They asked Wake County Superior Court Judge Vince Rozier to order a more robust plan with a faster release schedule to reduce the incarcerated population in North Carolina. They suggested the state start with the release of 3,000 incarcerated people who have 60 days or less to complete their sentence.

The hearing for a temporary restraining order was conducted remotely over a WebEx video conference system due to COVID-19 restrictions.

Attorneys for the state argued that releasing 3,000 people from prison would overwhelm the system and not be possible. In the regular course of business, the North Carolina Department of Public Safety (DPS) releases upward of 2,000 people per month.

“The types of arguments that defendants are making about administrative hurdles are arguments that almost always get made when states are ordered to cure constitutional violations, but administrative difficulties do not excuse constitutional violations,” said Leah Kang, an attorney with the ACLU of North Carolina. “We are not, moreover, asking this court to, as the defendants characterize it, ‘open up the doors and let everybody out without any follow-up, any process.'”

DPS reported today that there are 596 incarcerated people who have tested positive for COVID-19, and 1,143 tests have been performed. There have been two reported deaths of incarcerated people related to the virus.

Stephanie Brennan, an attorney representing the defendants — the state and DPS — argued that the prisons already are doing everything they can to protect incarcerated people. They have canceled visitations, reduced the intake of people from jails and implemented the Centers for Disease Control and Prevention guidelines to the extent possible in detention facilities.

She added that DPS is reducing the incarcerated population, it’s just not happening as fast as the plaintiffs would like it to. According to court filings, they have released or “will soon release” about 647 people — roughly 2% of the 33,000 who are in custody.

Kang said it’s not enough, and it consigns tens of thousands of others to dangerous exposure to a highly contagious and sometimes deadly virus. There already are large outbreaks at Neuse Correctional Institution and the N.C. Correctional Institution for Women.

She focused on the fact that social distancing is impossible in prison, and said it makes conditions there unconstitutional. She pointed out that medical and public health experts have uniformly stated that incarcerated people are particularly vulnerable to the disease; Kang submitted an expert affidavit in the case stating it is “necessary and urgent” that state officials reduce the prison population.

“Moreover, the more modest measures defendants say they are taking and on which they heavily rely (providing masks and masks, and doing more cleaning) are insufficient to meet their duty under the constitution to keep the people who are under their custody safe,” she said. “Plaintiffs also submitted multiple affidavits from currently incarcerated people that bring into question whether these other measures (masks, cleaning) have been applied with fidelity and uniformly across DPS prisons.”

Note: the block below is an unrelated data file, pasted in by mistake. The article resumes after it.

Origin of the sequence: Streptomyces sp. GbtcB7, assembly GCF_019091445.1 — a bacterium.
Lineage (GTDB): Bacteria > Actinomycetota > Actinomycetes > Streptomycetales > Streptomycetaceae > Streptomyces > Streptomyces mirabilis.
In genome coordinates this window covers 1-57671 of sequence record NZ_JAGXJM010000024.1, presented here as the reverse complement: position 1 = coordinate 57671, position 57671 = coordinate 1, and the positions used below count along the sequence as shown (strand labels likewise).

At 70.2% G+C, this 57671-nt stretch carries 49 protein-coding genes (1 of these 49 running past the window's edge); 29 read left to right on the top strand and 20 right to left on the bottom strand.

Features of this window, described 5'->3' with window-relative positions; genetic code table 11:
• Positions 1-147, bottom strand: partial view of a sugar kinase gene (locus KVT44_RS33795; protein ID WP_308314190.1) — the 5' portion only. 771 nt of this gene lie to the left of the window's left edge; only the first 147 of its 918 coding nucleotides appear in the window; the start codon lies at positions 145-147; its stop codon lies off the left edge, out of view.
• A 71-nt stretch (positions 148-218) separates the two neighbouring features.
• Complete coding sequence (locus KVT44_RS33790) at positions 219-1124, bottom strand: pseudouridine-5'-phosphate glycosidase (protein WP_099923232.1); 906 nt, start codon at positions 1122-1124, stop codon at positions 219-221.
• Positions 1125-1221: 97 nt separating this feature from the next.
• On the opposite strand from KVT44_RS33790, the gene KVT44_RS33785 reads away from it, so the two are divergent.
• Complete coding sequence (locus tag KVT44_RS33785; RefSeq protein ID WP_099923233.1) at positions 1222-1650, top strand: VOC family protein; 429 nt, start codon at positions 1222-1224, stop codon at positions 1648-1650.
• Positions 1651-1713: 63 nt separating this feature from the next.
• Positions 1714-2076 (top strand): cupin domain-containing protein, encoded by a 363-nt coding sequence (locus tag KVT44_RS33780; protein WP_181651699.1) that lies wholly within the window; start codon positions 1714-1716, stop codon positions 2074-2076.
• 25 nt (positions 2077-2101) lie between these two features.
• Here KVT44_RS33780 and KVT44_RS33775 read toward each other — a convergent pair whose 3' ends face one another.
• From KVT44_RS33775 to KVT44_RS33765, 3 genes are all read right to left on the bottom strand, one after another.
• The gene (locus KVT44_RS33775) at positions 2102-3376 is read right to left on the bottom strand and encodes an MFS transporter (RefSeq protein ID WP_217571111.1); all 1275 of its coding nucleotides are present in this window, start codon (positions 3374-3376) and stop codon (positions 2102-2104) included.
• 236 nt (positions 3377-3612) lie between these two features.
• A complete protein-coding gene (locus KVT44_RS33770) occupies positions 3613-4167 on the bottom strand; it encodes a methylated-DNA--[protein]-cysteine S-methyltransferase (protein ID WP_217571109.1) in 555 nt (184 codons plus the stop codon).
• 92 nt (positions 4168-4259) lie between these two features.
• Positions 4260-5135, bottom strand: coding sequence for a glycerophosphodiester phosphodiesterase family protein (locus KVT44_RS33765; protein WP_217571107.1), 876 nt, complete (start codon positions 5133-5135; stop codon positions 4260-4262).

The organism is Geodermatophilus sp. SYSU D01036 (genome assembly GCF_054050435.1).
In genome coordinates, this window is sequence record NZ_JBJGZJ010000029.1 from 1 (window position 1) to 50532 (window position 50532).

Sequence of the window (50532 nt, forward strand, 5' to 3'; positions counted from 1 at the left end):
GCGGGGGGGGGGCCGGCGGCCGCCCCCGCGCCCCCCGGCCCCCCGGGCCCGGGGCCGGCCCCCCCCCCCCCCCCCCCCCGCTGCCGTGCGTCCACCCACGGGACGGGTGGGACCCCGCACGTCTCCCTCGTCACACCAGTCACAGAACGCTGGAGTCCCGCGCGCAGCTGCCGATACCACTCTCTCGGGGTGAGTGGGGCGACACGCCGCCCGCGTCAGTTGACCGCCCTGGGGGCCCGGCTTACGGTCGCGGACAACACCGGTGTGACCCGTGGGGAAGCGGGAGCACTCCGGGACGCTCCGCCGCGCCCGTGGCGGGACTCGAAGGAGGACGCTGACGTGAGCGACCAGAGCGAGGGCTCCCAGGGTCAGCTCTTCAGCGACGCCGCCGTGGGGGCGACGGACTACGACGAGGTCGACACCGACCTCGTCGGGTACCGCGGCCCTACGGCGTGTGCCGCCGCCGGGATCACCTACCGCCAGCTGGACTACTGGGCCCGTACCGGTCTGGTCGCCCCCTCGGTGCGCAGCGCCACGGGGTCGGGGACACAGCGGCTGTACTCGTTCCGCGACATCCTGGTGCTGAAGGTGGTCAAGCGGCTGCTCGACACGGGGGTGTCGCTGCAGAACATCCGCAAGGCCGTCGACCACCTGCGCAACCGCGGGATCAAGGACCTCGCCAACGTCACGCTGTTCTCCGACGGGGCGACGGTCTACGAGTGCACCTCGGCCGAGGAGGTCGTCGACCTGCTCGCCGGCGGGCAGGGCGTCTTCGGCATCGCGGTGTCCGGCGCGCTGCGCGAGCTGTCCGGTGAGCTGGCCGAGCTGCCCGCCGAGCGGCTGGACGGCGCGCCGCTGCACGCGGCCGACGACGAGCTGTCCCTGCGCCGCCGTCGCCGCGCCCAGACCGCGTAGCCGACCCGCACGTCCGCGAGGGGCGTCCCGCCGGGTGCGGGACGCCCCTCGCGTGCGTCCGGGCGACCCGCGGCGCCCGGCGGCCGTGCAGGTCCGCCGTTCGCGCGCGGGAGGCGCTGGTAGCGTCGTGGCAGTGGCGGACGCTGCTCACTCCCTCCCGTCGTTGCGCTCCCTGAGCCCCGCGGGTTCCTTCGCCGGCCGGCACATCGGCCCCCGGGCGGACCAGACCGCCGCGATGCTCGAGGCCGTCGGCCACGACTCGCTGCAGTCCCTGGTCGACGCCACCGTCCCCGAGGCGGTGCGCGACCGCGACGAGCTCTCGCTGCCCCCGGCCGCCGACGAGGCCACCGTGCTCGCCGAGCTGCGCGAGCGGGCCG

Tammera Hill, an attorney for the defendants, argued that running a prison is inherently discretionary. She said the decisions about how to do it should be left up to the “boots on the ground” people who have been making decisions all along, not the court. Releasing incarcerated people, she added, takes time, and they have to consider minimum sentences and reentry information, such where they would go after being released.

Kang told Rozier that there is an expansive reentry network in North Carolina with organizations and community groups offering to step up their efforts to make sure people who are released are not on the streets.

“It is more dangerous for all of us if you just shutter the doors of the prison and try to keep everyone locked inside,” she added. “The bottom line is, your honor, the state has a wide range of tools for release here. They have failed to use them to the extent that they need to make social distancing possible for incarcerated people.”

Whitley Carpenter from Forward Justice also argued for the plaintiffs.

The plaintiffs are seeking a preliminary injunction from the judge ordering the defendants to take any and all steps to allow for social distancing, which means they would have to decrease the number of people in custody. Kang offered to draft a plan for the judge, or she said DPS could come back with a better plan, or the court could appoint a special master to help the parties come up with one.

Whatever the plan, Kang said, it must include a written document with a facility-by-facility approach for reducing the prison population.

Rozier took all the arguments under advisement and said he hopes to make a ruling by the end of the week.